Macros: Water, Flower, Shofar

waters of Niagara Falls
Water is the first of my three macros for this week. This is a detail of the waters of the American Falls of Niagara Falls.

market flowers
Detail of Highland Park Farmer’s Market flowers.

shofar ram's horn
The tail end of the shofar, the ram’s horn, that is sounded every day in the Jewish month of Elul. One does not blow into this larger end of the shofar but into the other, smaller end. It is not easy to do, but if I purse my lips together in a certain way, I can get the right sound.

For more macros, see:
Macro Monday

Wet Raspberry Macros

raspberry with with raindrops
Finally, we had a day without oppressive heat and humidity! It’s been raining almost all day, and in the morning I enjoyed photographing raindrops on my raspberries.

berry bottom with drop of water

top of a raspberry

raspberry top rain drop

For more macro shots:
Macro Monday

Corn – Macro Monday

Photographing corn – the kernels are quite shiny and smooth.

My friend who grew up in Minnesota said yellow corn is animal feed – but I like both white and yellow corn. Do you?

For more macros:
Macro Monday

Macro of the Giant Peach

OK, it’s a regular-sized peach, but I liked the title.

peach skin
I bought these peaches at the farmer’s market on Friday.

For more macros, visit Macro Monday:
Macro Monday

Andromeda Shrub Flowers – Macro

andromeda flowers
These tiny white flowers are on my andromeda shrub.

andromeda flowers
Same andromeda shrub: these flowers have turned a pinkish red color. What else do you see? Looks almost like blood to me. Click Andromeda and scroll down to see the bush in context – you will see how tiny the flowers are.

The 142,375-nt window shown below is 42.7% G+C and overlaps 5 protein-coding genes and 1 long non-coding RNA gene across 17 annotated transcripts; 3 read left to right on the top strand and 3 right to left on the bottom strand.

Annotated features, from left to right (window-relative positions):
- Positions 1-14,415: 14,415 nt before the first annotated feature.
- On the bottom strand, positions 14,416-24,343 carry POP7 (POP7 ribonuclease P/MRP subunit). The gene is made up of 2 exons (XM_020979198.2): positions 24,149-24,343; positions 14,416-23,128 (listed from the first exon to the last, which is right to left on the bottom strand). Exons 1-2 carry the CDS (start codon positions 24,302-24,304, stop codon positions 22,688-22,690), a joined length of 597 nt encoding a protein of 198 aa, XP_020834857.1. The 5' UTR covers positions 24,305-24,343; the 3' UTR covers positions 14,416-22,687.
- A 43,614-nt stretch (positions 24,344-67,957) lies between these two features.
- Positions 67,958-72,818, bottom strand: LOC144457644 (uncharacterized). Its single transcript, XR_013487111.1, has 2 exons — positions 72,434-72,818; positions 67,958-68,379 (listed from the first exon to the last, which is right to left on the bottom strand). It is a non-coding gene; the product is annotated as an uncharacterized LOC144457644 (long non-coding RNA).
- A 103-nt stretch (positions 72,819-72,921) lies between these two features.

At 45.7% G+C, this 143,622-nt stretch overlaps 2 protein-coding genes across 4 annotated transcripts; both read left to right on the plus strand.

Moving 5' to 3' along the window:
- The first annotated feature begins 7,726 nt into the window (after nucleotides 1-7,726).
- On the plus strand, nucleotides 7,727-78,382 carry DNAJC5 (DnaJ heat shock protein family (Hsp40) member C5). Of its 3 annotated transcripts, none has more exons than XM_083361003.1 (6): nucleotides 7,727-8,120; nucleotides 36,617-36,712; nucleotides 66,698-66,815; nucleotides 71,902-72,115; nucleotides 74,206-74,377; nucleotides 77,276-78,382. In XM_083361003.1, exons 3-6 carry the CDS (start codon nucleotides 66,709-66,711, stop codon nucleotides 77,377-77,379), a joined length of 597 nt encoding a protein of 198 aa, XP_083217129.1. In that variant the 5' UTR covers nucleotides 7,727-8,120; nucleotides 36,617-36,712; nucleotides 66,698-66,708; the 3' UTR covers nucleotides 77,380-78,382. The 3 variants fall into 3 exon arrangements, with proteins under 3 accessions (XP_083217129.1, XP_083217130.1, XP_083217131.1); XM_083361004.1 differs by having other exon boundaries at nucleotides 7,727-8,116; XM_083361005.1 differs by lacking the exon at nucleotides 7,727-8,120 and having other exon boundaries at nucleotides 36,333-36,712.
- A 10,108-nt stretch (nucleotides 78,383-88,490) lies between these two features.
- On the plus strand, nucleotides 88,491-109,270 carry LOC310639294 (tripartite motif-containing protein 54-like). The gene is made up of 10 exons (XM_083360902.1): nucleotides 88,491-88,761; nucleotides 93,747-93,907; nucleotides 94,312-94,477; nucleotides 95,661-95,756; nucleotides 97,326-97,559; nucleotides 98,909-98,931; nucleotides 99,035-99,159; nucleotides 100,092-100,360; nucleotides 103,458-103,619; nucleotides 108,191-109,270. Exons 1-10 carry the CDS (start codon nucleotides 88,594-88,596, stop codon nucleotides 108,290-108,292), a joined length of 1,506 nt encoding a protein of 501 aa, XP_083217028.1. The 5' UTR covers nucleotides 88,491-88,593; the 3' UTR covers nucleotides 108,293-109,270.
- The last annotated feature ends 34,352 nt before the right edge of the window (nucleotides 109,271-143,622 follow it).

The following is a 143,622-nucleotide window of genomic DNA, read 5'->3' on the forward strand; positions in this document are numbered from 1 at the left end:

For more macros:
Macro Monday

Daffodil Trumpet Macro

daffodil macro
Now that I have a macro lens, I can finally participate in Macro Monday. What a pleasure to view raindrops on the trumpet of a daffodil up close. See more terrific macro shots:
Macro Monday

Pick N Choose Macrobiotics

Some snippets from Klara’s macrobiotics group:

Newbie asks: What to do about challah on a Friday night (or the lack thereof)?
Some responses:

As for challlah Friday night. I have two thoughts. First is the difference between the letter of the law vs. the spirit of the law. I think the blessing say thanks for the bread etc. So, I have no problem saying the blessing over a piece of whole grain, or sprouted bread. Extending even further, why not substitute one grain for another. Why just wheat, why not rice. I have said the “ chamotzie” over rice, quinoa, hato mugi etc. many times. The other thought, is that even though challah isn’t remotely macrobiotic, if it makes you feel good, spiritually, physically, or in any other way. Have some. I’ve done that many times too. Macrobiotics is supposed to fit into your life, not the other way around

Klara’s response:

my compromise is I buy a very small unyeasted roll – and even then won’t eat it all – I have a friend who used to make rice kayu bread – which is half flour and half rice – and she would steam it. Steamed bread I was taught was easier to digest.

I was quite surprised by Michael Rossoff’s suggestion that it’s ok for me to have 1 – 2 slices of bread a day – so you see, I wouldn’t have known that if I didn’t go for counseling. As I said, each person had different needs.

Links from Klara’s macrobiotics group:

A recipe from Klara’s macrobiotics group:

Fresh Tekka